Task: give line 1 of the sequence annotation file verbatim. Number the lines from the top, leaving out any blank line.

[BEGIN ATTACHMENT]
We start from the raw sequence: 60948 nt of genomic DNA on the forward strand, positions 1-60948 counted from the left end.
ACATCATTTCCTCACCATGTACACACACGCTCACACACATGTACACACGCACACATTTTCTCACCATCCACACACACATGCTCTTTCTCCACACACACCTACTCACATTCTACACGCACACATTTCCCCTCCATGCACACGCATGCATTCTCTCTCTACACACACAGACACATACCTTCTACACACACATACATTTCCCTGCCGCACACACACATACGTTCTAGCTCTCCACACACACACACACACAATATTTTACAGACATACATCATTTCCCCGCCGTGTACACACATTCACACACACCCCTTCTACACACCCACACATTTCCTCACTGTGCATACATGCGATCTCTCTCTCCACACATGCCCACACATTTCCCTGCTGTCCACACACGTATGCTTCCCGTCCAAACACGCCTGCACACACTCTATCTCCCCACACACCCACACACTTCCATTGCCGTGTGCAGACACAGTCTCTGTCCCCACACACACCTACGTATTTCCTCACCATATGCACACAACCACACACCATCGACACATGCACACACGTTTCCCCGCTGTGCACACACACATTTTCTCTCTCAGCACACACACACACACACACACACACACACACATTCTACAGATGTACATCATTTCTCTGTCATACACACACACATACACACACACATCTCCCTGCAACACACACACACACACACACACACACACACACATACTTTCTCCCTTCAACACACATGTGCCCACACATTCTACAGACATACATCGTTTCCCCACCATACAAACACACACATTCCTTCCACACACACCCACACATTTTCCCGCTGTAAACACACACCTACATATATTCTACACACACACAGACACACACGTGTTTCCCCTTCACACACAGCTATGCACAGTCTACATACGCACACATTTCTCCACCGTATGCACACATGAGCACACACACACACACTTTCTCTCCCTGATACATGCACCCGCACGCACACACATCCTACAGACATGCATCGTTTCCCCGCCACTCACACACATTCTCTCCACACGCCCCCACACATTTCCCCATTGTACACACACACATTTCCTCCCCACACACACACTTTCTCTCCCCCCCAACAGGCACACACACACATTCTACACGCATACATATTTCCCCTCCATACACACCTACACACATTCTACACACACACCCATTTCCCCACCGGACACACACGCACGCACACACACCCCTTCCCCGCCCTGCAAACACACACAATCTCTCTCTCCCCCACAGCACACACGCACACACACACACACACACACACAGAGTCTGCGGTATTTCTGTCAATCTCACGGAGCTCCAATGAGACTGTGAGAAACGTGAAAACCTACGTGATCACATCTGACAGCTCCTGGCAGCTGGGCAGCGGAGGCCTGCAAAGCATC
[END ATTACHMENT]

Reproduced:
We start from the raw sequence: 60948 nt of genomic DNA on the forward strand, positions 1-60948 counted from the left end.